To further research on dementia in Canada, $32 million over five years was announced in June 2019 to support the second phase of the Canadian Consortium on Neurodegeneration in Aging. This is in addition to ongoing funding of $4 million per year for the Dementia Community Investment to support community-based projects that address the challenges of dementia and optimize the well-being of people living with dementia and their caregivers.

Helping all Canadian seniors lead healthy, independent and active lives is a top priority for the government. We will continue to place a strong and distinct focus on their health and wellbeing, so that seniors, including those living with dementia as well as their caregivers, can live as fully as possible, with dignity and respect.

The Honourable Filomena Tassi, Minister of Seniors

Indigenous seniors

July 2019

Every June, we celebrate National Indigenous History Month and National Indigenous Peoples Day. During June, Canadians across the country took time to reflect on the rich histories, traditions and significant contributions of First Nations, Inuit and Métis people.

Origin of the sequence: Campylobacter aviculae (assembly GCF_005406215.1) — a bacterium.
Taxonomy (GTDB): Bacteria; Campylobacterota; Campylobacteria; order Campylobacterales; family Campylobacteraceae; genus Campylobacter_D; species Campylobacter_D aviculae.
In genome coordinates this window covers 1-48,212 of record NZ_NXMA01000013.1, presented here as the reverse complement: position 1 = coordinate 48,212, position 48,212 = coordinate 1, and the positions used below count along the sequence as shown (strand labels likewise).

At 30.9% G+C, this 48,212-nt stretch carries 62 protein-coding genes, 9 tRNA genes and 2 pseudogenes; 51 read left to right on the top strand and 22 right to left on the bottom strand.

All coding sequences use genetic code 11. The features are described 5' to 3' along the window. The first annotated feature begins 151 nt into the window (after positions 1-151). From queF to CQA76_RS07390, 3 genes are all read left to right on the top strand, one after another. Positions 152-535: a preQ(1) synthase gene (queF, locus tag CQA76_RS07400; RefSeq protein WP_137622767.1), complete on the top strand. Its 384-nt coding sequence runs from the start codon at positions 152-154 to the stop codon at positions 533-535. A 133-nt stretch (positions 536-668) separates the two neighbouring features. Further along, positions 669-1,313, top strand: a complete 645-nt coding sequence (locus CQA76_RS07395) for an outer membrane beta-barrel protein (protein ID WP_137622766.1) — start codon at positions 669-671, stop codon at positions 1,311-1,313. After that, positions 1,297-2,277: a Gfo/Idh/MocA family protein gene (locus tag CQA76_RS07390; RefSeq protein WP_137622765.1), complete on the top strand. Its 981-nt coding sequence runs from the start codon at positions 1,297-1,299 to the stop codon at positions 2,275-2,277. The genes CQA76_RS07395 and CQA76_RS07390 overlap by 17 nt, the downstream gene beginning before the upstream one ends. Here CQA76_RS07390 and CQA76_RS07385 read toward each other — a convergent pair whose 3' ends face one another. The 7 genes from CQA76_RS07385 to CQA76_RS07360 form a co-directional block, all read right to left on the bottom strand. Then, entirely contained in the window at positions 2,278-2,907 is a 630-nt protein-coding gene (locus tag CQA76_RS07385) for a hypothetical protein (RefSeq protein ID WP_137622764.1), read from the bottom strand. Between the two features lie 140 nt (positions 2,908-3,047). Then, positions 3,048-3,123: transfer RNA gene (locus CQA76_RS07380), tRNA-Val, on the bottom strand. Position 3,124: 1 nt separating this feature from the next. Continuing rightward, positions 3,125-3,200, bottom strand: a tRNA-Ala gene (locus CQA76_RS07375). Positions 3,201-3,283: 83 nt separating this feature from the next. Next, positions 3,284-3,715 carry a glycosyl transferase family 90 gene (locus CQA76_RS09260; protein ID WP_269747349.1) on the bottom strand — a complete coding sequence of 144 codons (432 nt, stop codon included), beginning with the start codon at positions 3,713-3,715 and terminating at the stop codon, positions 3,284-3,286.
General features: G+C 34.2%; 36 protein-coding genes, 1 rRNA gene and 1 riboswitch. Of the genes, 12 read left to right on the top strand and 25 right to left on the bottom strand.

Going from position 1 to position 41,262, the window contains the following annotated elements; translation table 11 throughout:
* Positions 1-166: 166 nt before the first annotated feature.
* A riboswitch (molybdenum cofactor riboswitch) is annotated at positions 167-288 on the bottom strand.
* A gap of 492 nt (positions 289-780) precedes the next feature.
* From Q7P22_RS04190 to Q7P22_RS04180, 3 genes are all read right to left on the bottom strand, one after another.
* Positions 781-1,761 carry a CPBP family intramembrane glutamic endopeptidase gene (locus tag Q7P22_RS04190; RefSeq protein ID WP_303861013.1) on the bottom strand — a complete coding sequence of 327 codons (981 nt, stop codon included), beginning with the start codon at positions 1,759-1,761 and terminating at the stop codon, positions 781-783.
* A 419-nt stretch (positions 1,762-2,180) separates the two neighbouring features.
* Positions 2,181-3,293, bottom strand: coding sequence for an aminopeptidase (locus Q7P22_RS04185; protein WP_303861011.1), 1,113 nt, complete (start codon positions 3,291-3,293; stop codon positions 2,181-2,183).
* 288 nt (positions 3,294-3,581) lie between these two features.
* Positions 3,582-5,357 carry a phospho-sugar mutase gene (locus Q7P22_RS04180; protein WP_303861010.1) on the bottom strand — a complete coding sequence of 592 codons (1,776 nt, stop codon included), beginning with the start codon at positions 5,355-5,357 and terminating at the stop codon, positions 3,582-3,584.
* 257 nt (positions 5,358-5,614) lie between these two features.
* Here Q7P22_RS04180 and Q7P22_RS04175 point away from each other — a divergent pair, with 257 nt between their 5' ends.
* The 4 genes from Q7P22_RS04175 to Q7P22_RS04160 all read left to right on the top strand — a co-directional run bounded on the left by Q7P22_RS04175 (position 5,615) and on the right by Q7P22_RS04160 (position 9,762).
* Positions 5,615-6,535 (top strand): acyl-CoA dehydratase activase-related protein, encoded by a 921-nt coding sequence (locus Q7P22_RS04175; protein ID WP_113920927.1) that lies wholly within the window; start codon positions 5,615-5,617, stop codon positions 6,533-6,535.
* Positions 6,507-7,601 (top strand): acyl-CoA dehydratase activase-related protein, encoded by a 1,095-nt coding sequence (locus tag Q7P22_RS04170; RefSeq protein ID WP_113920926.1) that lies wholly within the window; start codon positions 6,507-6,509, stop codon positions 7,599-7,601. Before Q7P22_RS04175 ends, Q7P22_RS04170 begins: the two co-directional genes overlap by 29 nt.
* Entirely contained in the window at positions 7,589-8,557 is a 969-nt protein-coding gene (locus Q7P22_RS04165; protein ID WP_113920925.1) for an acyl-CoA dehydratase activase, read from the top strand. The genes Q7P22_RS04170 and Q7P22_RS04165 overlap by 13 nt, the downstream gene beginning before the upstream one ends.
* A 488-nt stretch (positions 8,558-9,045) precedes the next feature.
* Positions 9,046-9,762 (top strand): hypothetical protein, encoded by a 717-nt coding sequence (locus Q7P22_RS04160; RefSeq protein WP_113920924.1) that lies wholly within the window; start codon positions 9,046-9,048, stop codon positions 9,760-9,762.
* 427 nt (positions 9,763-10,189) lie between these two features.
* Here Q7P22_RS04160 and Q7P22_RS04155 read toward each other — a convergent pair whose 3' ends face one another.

As Minister of Seniors, I work to ensure seniors' perspectives and experiences are included in our community life, so as we celebrated, I also reflected on the fundamental role that Indigenous seniors play in strengthening Indigenous communities.

For many Indigenous communities, maintaining a connection to traditional lands, foods, spirituality, medicine, activities as well as language is essential to the health and well-being of their people.

Many First Nations, Inuit and Métis seniors, as well as Indigenous elders more specifically, want to age in place, they want to stay in their communities with the health and social supports they need to live safely, independently and in dignity.

Since many Indigenous people live in remote communities with less access to health care services available in larger cities, seniors may have to leave their communities to receive health care. This affects Indigenous communities because the seniors' rich knowledge about the land, culture and tradition is so integral to their communities.